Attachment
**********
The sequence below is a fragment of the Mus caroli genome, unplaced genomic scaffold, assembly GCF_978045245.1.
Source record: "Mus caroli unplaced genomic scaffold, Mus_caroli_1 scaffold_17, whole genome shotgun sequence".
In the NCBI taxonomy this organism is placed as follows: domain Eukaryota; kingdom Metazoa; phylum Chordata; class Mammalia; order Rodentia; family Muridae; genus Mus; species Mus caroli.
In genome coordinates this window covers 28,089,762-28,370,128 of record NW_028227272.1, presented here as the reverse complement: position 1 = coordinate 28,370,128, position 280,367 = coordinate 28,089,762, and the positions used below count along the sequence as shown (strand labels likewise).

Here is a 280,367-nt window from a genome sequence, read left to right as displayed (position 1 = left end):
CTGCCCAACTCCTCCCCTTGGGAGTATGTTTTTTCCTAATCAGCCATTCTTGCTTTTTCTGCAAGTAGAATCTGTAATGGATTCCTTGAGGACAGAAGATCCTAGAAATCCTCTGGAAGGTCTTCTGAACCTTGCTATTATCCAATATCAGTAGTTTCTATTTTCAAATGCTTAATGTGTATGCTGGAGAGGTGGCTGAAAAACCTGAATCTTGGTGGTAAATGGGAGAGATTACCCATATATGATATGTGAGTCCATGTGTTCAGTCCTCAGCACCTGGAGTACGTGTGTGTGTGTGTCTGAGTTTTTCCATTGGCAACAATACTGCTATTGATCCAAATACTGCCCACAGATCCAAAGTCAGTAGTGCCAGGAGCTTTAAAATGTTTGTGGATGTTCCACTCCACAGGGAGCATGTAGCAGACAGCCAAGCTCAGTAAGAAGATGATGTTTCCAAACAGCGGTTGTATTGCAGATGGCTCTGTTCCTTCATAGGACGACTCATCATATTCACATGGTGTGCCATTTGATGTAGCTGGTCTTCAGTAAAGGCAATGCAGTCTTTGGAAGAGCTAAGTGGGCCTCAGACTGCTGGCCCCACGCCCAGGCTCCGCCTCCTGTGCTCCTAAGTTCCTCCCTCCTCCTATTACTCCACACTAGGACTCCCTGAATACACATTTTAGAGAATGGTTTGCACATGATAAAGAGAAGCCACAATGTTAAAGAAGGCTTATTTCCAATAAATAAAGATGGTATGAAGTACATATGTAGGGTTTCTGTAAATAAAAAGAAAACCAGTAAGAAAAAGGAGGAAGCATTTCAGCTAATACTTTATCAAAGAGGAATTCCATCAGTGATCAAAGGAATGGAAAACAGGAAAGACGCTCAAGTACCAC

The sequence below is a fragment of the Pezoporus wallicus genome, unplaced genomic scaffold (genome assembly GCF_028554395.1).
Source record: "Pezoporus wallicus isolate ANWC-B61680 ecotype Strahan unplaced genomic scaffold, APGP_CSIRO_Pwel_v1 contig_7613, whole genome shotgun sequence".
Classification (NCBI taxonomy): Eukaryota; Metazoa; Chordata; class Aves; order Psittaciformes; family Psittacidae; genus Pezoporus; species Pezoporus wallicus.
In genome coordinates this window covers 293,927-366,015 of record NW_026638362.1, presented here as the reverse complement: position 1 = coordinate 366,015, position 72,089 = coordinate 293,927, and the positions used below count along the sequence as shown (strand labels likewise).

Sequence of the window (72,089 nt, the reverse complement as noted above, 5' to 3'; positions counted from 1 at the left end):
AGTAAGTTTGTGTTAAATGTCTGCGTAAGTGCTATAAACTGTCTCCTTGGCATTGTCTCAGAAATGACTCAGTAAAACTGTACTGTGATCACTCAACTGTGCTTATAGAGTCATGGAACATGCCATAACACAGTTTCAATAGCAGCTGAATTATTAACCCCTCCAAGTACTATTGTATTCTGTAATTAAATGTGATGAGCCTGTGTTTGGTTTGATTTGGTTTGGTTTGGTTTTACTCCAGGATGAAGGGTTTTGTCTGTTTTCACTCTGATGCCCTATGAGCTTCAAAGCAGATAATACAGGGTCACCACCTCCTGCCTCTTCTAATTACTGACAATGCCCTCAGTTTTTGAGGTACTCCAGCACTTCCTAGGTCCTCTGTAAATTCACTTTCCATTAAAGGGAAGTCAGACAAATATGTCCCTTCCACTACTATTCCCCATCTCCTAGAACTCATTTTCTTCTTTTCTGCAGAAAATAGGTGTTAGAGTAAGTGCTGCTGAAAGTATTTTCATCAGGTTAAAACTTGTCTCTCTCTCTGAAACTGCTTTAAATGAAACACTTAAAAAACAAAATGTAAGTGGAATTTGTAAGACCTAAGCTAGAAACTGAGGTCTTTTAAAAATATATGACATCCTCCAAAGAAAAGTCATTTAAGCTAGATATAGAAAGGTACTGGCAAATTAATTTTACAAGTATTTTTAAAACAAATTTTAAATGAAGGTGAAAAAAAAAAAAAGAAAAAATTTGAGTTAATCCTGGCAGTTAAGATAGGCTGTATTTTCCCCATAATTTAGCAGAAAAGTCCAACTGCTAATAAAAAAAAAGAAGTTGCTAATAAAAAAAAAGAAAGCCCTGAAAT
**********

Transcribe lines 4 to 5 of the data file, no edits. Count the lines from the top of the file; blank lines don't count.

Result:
In genome coordinates this window covers 28,089,762-28,370,128 of record NW_028227272.1, presented here as the reverse complement: position 1 = coordinate 28,370,128, position 280,367 = coordinate 28,089,762, and the positions used below count along the sequence as shown (strand labels likewise).

Here is a 280,367-nt window from a genome sequence, read left to right as displayed (position 1 = left end):